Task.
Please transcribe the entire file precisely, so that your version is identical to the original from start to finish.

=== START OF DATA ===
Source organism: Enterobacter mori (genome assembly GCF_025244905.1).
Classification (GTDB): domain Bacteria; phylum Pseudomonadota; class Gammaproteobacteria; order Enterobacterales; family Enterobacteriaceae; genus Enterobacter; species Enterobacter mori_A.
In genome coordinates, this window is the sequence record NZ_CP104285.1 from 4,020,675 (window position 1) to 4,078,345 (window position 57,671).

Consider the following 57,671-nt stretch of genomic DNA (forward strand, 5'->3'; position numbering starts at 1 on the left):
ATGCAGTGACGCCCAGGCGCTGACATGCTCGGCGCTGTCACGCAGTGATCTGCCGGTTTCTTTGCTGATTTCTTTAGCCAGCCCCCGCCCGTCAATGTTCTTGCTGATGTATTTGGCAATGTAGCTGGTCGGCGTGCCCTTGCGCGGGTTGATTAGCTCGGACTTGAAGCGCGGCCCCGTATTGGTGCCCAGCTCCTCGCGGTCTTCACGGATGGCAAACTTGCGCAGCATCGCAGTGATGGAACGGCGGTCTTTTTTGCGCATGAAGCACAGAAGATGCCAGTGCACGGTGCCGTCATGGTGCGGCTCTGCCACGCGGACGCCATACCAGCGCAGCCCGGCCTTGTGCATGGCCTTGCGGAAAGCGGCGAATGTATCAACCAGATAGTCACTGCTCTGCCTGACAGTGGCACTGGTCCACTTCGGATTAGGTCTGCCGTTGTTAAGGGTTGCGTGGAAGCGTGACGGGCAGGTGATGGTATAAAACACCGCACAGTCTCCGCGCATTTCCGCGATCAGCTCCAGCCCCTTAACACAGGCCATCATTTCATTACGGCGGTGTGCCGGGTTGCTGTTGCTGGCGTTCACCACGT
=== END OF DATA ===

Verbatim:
Source organism: Enterobacter mori (genome assembly GCF_025244905.1).
Classification (GTDB): domain Bacteria; phylum Pseudomonadota; class Gammaproteobacteria; order Enterobacterales; family Enterobacteriaceae; genus Enterobacter; species Enterobacter mori_A.
In genome coordinates, this window is the sequence record NZ_CP104285.1 from 4,020,675 (window position 1) to 4,078,345 (window position 57,671).

Consider the following 57,671-nt stretch of genomic DNA (forward strand, 5'->3'; position numbering starts at 1 on the left):
ATGCAGTGACGCCCAGGCGCTGACATGCTCGGCGCTGTCACGCAGTGATCTGCCGGTTTCTTTGCTGATTTCTTTAGCCAGCCCCCGCCCGTCAATGTTCTTGCTGATGTATTTGGCAATGTAGCTGGTCGGCGTGCCCTTGCGCGGGTTGATTAGCTCGGACTTGAAGCGCGGCCCCGTATTGGTGCCCAGCTCCTCGCGGTCTTCACGGATGGCAAACTTGCGCAGCATCGCAGTGATGGAACGGCGGTCTTTTTTGCGCATGAAGCACAGAAGATGCCAGTGCACGGTGCCGTCATGGTGCGGCTCTGCCACGCGGACGCCATACCAGCGCAGCCCGGCCTTGTGCATGGCCTTGCGGAAAGCGGCGAATGTATCAACCAGATAGTCACTGCTCTGCCTGACAGTGGCACTGGTCCACTTCGGATTAGGTCTGCCGTTGTTAAGGGTTGCGTGGAAGCGTGACGGGCAGGTGATGGTATAAAACACCGCACAGTCTCCGCGCATTTCCGCGATCAGCTCCAGCCCCTTAACACAGGCCATCATTTCATTACGGCGGTGTGCCGGGTTGCTGTTGCTGGCGTTCACCACGT